Move It To Lose It: How Pedometers Can Help You Win at Weight Loss

Walking
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News you can use to lose: Researchers say that just by putting on a pedometer, you can sit less, move more and lose weight. This inexpensive option can particularly benefit those with desk jobs, who may tend to spend as much as eight hours a day sitting in front of a computer.

What the Study Involved

Participants wore inexpensive pedometers to track their leg movements. Linked to computers, the pedometers triggered encouraging emails about moving more, eating right and general exercise. The result: The average weight loss was about 2.5 pounds during the 12 weeks of research. "Even if somebody works out 30 minutes a day, the fact that they're sitting and not moving for long periods of time for the rest of the day is, in and of itself, detrimental to their health and well-being, physiologically," said Saurabh Thosar, an associate instructor at the Indiana University School of Public Health-Bloomington, in a university news release about the study.

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"This is a very simple intervention that can reach a large number of people at a low cost," noted study co-author, Jeanne Johnston, clinical associate professor in the School of Public Health's department of kinesiology. "As companies and communities develop programs to increase physical activity and positively impact health parameters such as weight, there is a need to think of the associated costs."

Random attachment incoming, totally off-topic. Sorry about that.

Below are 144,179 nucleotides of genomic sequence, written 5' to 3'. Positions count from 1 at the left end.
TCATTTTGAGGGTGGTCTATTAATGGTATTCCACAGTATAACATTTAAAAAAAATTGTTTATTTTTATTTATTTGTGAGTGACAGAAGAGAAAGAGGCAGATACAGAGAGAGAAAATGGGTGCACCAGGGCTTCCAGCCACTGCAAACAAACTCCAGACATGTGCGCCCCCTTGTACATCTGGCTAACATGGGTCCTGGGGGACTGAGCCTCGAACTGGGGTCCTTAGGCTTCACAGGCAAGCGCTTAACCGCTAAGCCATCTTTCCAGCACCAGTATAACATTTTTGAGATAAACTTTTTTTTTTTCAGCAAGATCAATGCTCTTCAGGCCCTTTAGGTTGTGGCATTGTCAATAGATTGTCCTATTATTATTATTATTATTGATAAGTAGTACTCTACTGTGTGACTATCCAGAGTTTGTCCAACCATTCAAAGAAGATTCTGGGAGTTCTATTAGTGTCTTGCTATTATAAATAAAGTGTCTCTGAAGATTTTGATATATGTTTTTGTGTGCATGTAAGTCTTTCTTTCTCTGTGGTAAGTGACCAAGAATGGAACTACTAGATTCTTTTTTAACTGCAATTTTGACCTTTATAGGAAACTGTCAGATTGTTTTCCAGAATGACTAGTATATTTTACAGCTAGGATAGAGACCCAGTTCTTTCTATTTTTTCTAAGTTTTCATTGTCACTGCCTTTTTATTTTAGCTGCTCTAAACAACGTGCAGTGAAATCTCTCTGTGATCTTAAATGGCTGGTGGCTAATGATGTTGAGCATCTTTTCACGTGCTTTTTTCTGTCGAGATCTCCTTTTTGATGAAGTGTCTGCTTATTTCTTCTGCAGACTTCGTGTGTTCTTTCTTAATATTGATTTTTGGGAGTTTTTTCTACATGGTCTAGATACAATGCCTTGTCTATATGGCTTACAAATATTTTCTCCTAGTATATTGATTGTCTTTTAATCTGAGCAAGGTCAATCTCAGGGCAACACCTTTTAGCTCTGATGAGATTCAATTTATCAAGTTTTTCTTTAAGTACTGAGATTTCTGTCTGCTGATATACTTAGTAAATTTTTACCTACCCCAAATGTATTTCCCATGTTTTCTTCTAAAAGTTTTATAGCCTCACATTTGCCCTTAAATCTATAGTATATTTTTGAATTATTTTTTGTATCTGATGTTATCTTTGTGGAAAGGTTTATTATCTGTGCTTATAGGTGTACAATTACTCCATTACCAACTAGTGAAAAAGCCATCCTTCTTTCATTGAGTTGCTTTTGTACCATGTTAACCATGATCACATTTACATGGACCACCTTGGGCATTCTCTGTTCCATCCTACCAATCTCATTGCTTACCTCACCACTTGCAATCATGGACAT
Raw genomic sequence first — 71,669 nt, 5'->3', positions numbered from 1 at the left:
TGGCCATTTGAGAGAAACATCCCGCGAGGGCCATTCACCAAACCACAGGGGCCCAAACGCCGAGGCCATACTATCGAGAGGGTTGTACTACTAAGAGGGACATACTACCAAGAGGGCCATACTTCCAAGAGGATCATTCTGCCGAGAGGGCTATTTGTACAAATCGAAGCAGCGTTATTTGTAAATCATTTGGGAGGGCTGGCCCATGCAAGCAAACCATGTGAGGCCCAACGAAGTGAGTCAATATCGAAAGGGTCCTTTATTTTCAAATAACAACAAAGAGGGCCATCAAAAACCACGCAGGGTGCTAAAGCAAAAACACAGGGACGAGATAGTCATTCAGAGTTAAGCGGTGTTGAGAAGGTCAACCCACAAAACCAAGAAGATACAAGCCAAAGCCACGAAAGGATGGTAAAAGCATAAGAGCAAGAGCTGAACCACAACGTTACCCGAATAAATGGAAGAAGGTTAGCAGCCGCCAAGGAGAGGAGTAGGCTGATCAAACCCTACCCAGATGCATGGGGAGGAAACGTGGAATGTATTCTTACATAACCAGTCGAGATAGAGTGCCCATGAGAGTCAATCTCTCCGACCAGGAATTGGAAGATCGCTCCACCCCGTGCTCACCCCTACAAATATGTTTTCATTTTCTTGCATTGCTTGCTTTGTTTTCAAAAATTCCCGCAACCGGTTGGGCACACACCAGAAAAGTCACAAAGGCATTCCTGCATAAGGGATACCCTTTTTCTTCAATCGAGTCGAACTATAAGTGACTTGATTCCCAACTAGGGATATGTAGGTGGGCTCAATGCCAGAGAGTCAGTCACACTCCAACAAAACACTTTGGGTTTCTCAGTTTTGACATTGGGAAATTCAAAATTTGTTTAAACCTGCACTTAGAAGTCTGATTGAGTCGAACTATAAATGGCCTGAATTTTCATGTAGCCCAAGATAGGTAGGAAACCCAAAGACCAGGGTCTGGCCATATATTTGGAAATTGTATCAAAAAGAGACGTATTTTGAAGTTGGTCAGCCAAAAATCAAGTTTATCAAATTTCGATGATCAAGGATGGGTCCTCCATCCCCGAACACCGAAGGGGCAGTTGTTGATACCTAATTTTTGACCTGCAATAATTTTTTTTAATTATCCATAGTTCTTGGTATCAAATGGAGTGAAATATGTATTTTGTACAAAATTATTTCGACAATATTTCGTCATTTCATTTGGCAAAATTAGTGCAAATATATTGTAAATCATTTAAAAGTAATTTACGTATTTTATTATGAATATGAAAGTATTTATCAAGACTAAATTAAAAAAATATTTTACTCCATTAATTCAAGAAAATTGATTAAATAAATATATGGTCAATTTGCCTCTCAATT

How to Make It Work For You

Pedometers typically range from as little as $10 to $50 or more. Choose a brand that is sturdy and has integrated computer software, which makes it easy to track your progress, discover how many calories you've burned and even compete with others. For example, you might want to check with your human resources department and ask if the company would be willing to sponsor pedometers for staff members. The minimal cost would be worth it in the term of health savings, since exercise reduces blood pressure, lowers stress, improves mood and helps with weight loss. Can't find a buddy to encourage you to walk more during the day? Recruit a neighbor, a relative or that very important member of the family: Fido the Dog.

What to Set as a Goal

Most experts suggest setting 10,000 steps as a final goal. That is equal to five miles, according to the Walking Site. However, set an essential goal based on your starting point. For example, if you discover that you typically walk 2,000 steps a day, then aim to increase it to 2,500 steps by the end of the week. Each week, add on more steps until you achieve that 10,000 step goal.

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